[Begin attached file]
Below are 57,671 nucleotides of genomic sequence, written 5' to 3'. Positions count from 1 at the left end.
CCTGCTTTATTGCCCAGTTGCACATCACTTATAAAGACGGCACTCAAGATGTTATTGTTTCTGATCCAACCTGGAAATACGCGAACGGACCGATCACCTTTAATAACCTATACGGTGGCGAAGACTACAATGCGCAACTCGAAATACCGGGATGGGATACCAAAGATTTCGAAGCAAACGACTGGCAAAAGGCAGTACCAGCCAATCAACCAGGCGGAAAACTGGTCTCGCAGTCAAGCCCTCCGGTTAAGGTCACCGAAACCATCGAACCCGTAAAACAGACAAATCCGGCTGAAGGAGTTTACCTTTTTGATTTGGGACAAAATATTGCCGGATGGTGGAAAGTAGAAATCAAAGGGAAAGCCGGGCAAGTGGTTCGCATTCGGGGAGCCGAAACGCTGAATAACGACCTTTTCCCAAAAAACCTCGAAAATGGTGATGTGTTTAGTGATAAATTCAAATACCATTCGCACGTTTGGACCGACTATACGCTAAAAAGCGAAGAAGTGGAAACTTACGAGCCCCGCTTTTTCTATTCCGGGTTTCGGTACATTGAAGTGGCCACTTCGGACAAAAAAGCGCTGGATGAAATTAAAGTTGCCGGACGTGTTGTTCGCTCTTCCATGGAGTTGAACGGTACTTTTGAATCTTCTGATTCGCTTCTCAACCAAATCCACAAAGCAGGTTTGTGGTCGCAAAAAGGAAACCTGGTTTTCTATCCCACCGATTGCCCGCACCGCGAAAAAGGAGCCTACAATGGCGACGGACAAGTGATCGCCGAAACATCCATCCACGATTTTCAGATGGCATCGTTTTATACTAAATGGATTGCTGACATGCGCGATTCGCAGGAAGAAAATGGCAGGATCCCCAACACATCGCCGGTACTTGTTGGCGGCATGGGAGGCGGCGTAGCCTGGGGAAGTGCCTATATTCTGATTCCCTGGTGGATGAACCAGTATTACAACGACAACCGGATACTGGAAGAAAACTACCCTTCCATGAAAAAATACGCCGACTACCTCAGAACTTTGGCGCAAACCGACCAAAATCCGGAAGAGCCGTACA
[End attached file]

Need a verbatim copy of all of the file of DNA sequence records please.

Below are 57,671 nucleotides of genomic sequence, written 5' to 3'. Positions count from 1 at the left end.
CCTGCTTTATTGCCCAGTTGCACATCACTTATAAAGACGGCACTCAAGATGTTATTGTTTCTGATCCAACCTGGAAATACGCGAACGGACCGATCACCTTTAATAACCTATACGGTGGCGAAGACTACAATGCGCAACTCGAAATACCGGGATGGGATACCAAAGATTTCGAAGCAAACGACTGGCAAAAGGCAGTACCAGCCAATCAACCAGGCGGAAAACTGGTCTCGCAGTCAAGCCCTCCGGTTAAGGTCACCGAAACCATCGAACCCGTAAAACAGACAAATCCGGCTGAAGGAGTTTACCTTTTTGATTTGGGACAAAATATTGCCGGATGGTGGAAAGTAGAAATCAAAGGGAAAGCCGGGCAAGTGGTTCGCATTCGGGGAGCCGAAACGCTGAATAACGACCTTTTCCCAAAAAACCTCGAAAATGGTGATGTGTTTAGTGATAAATTCAAATACCATTCGCACGTTTGGACCGACTATACGCTAAAAAGCGAAGAAGTGGAAACTTACGAGCCCCGCTTTTTCTATTCCGGGTTTCGGTACATTGAAGTGGCCACTTCGGACAAAAAAGCGCTGGATGAAATTAAAGTTGCCGGACGTGTTGTTCGCTCTTCCATGGAGTTGAACGGTACTTTTGAATCTTCTGATTCGCTTCTCAACCAAATCCACAAAGCAGGTTTGTGGTCGCAAAAAGGAAACCTGGTTTTCTATCCCACCGATTGCCCGCACCGCGAAAAAGGAGCCTACAATGGCGACGGACAAGTGATCGCCGAAACATCCATCCACGATTTTCAGATGGCATCGTTTTATACTAAATGGATTGCTGACATGCGCGATTCGCAGGAAGAAAATGGCAGGATCCCCAACACATCGCCGGTACTTGTTGGCGGCATGGGAGGCGGCGTAGCCTGGGGAAGTGCCTATATTCTGATTCCCTGGTGGATGAACCAGTATTACAACGACAACCGGATACTGGAAGAAAACTACCCTTCCATGAAAAAATACGCCGACTACCTCAGAACTTTGGCGCAAACCGACCAAAATCCGGAAGAGCCGTACA